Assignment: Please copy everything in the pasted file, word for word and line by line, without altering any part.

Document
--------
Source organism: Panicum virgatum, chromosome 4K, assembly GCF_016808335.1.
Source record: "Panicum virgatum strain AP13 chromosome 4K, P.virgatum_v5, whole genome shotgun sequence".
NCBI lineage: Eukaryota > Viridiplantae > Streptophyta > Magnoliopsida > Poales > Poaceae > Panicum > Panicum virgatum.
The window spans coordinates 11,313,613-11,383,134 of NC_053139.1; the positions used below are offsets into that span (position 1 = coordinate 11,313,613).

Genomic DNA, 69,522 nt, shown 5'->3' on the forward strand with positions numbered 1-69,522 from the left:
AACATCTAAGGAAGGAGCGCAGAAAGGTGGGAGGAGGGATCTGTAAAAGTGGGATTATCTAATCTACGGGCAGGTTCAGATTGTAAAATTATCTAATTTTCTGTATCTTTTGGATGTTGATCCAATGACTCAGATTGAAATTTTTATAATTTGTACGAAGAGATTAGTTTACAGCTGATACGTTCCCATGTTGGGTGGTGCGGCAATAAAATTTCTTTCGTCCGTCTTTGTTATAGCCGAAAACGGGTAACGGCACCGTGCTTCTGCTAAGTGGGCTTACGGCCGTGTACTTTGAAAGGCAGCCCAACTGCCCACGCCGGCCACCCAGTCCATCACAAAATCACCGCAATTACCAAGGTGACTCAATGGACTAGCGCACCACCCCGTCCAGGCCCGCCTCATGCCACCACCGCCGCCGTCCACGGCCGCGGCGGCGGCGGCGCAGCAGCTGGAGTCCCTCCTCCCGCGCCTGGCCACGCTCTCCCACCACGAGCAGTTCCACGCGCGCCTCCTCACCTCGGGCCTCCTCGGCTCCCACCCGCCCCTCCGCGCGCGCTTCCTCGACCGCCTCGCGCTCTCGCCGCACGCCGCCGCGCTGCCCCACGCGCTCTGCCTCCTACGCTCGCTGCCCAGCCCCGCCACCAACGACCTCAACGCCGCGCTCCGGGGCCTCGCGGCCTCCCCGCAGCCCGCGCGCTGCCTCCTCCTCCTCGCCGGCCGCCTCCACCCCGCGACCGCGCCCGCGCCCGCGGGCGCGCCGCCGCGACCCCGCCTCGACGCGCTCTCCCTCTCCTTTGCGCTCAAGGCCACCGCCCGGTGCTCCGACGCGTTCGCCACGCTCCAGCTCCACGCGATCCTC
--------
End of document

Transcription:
Source organism: Panicum virgatum, chromosome 4K, assembly GCF_016808335.1.
Source record: "Panicum virgatum strain AP13 chromosome 4K, P.virgatum_v5, whole genome shotgun sequence".
NCBI lineage: Eukaryota > Viridiplantae > Streptophyta > Magnoliopsida > Poales > Poaceae > Panicum > Panicum virgatum.
The window spans coordinates 11,313,613-11,383,134 of NC_053139.1; the positions used below are offsets into that span (position 1 = coordinate 11,313,613).

Genomic DNA, 69,522 nt, shown 5'->3' on the forward strand with positions numbered 1-69,522 from the left:
AACATCTAAGGAAGGAGCGCAGAAAGGTGGGAGGAGGGATCTGTAAAAGTGGGATTATCTAATCTACGGGCAGGTTCAGATTGTAAAATTATCTAATTTTCTGTATCTTTTGGATGTTGATCCAATGACTCAGATTGAAATTTTTATAATTTGTACGAAGAGATTAGTTTACAGCTGATACGTTCCCATGTTGGGTGGTGCGGCAATAAAATTTCTTTCGTCCGTCTTTGTTATAGCCGAAAACGGGTAACGGCACCGTGCTTCTGCTAAGTGGGCTTACGGCCGTGTACTTTGAAAGGCAGCCCAACTGCCCACGCCGGCCACCCAGTCCATCACAAAATCACCGCAATTACCAAGGTGACTCAATGGACTAGCGCACCACCCCGTCCAGGCCCGCCTCATGCCACCACCGCCGCCGTCCACGGCCGCGGCGGCGGCGGCGCAGCAGCTGGAGTCCCTCCTCCCGCGCCTGGCCACGCTCTCCCACCACGAGCAGTTCCACGCGCGCCTCCTCACCTCGGGCCTCCTCGGCTCCCACCCGCCCCTCCGCGCGCGCTTCCTCGACCGCCTCGCGCTCTCGCCGCACGCCGCCGCGCTGCCCCACGCGCTCTGCCTCCTACGCTCGCTGCCCAGCCCCGCCACCAACGACCTCAACGCCGCGCTCCGGGGCCTCGCGGCCTCCCCGCAGCCCGCGCGCTGCCTCCTCCTCCTCGCCGGCCGCCTCCACCCCGCGACCGCGCCCGCGCCCGCGGGCGCGCCGCCGCGACCCCGCCTCGACGCGCTCTCCCTCTCCTTTGCGCTCAAGGCCACCGCCCGGTGCTCCGACGCGTTCGCCACGCTCCAGCTCCACGCGATCCTC